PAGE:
Frequently Asked Questions

Many methods use the breath to heal. Just as The Wim Hof method connects us to the man, Wim Hof, and Pranayama, invites us into the exceptional philosophy of Yoga science, Somatic connects us directly to the path of body-based psychotherapy. By entering into this breathwork modality, we open to the profound knowledge of William Reich, Carl Yung, Stanislav Graf, Alexander Lowen, Moshe Feldenkrais, Ida Rolf, Ron Kurtz, Thomas Hanna, Eugene Gendlin, Thomas Hueble, Dr. Peter Levine, Dr. Dan Seidel, Dr. Stephen Porges, Dr. Deb Dana, Dr. Bessel Van Der Kolk, Dr. Gabor Mate and many more. This method invites us into a life of conscious practice, and the experience of our embodied, fullest expression.
Soma is an ancient Greek word meaning: through the inner experience of the body, or “the living body known from within”. The Soma is the expression of all the functions of the bodied state, that permit us to have the experience of our human life. Through somatic practices we become intimately connected with the experience of living in our bodies, and the feelings/sensations that arise within.
We define trauma as any circumstance that happens too much, too fast, and/or too soon for the nervous system to process. When that happens it enters into a fight-or-flight state, and shuts down the processing of that energy, to protect you. That unprocessed energy gets buried in the body. The body however, continues to find a way to process it. As we don’t have many healthy ways to do that in the modern day, that energy becomes suppressed, repressed and eventually depressed energy. This causes dis-ease, and many times shows up as a cyclical pattern in a person’s actions, thoughts, and feelings which minimize their experience of their own expansiveness.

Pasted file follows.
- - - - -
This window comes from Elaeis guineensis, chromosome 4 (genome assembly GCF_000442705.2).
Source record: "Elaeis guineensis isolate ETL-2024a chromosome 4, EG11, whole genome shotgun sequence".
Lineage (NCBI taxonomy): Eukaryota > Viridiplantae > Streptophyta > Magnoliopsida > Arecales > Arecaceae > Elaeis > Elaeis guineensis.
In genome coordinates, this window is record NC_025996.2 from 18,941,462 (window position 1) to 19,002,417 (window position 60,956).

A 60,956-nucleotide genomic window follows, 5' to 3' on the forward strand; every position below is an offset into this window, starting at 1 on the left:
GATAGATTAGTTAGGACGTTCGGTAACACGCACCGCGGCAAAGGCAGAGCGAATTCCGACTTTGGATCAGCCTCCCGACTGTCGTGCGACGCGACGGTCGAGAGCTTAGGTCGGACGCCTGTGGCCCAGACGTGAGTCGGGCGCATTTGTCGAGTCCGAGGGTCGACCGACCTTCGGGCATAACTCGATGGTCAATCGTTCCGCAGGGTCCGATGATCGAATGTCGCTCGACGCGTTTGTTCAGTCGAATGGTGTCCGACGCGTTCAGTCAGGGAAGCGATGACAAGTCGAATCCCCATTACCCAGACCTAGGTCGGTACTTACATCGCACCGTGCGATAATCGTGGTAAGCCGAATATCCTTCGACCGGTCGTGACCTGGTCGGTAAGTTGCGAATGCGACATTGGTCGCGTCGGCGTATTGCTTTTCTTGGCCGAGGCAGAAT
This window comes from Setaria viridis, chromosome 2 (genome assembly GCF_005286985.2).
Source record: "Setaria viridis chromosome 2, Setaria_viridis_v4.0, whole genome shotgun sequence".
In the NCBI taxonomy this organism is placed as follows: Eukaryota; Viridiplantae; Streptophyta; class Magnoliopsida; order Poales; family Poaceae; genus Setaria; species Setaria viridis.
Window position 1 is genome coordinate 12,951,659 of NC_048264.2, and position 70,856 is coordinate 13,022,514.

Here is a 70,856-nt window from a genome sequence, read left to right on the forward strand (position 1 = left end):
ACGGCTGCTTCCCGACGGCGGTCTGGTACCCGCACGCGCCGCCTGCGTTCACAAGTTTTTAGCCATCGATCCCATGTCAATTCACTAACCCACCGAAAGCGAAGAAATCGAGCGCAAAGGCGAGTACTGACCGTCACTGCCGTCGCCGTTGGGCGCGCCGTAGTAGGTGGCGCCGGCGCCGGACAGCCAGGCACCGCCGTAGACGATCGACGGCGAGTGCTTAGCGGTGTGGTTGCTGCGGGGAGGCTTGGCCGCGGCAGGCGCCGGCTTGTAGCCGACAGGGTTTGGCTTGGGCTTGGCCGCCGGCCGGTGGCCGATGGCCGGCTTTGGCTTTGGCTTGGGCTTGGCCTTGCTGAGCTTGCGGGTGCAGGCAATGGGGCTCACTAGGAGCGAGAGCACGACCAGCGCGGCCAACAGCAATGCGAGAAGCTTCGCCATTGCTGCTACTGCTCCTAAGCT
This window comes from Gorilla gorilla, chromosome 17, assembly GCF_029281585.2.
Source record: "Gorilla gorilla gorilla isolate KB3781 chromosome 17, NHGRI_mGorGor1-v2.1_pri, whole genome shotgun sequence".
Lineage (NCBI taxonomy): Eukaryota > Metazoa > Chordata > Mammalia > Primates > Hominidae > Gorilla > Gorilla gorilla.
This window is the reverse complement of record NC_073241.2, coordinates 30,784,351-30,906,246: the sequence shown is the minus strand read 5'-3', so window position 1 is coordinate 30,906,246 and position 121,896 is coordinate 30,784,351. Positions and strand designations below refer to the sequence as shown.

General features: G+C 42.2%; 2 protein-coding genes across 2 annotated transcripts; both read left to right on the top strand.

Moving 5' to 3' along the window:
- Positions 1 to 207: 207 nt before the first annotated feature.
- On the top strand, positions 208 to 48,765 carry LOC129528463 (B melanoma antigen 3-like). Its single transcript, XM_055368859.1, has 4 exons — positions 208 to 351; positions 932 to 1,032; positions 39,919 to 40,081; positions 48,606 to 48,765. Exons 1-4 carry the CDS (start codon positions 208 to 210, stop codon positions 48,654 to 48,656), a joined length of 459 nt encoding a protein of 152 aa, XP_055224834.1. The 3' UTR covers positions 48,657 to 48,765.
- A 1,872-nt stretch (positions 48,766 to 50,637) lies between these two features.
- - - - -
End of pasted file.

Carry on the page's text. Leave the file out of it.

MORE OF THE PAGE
It was the nervous system that was over-loaded in the traumatic experience, it will be the nervous system that we activate to help clear it. The breath is the quickest way to consciously access the nervous system. Through the 6-step process of a somatic breathwork session, long held energetic content can be brought up from an activated nervous system and safely expressed. This releases the depressed energy, and allows life-force to move freely again.
During a Somatic Breathwork session, you can expect to lie down comfortably and be guided through a specific breathing pattern while receiving gentle touch and support from a trained practitioner. The experience can be intense, but also deeply transformative and healing.
Yes, Somatic Breathwork is generally considered safe and can be practiced by people of all ages and physical abilities. However, it's important to work with a trained practitioner who can guide you through the process and address any concerns or issues that may arise during the session.
The number of sessions needed varies depending on individual needs and goals. Some people may benefit from just one session, while others may choose to engage in ongoing Somatic Breathwork as part of a regular self-care routine.
People who have certain medical conditions, such as high blood pressure, epilepsy, or a history of heart problems, may need to consult with their doctor before trying Somatic Breathwork. Additionally, pregnant women should avoid Somatic Breathwork, as it can cause intense physical and emotional experiences.
Yes, Somatic Breathwork has been shown to be effective in helping to alleviate symptoms of anxiety and depression by releasing stored emotions and tension in the body.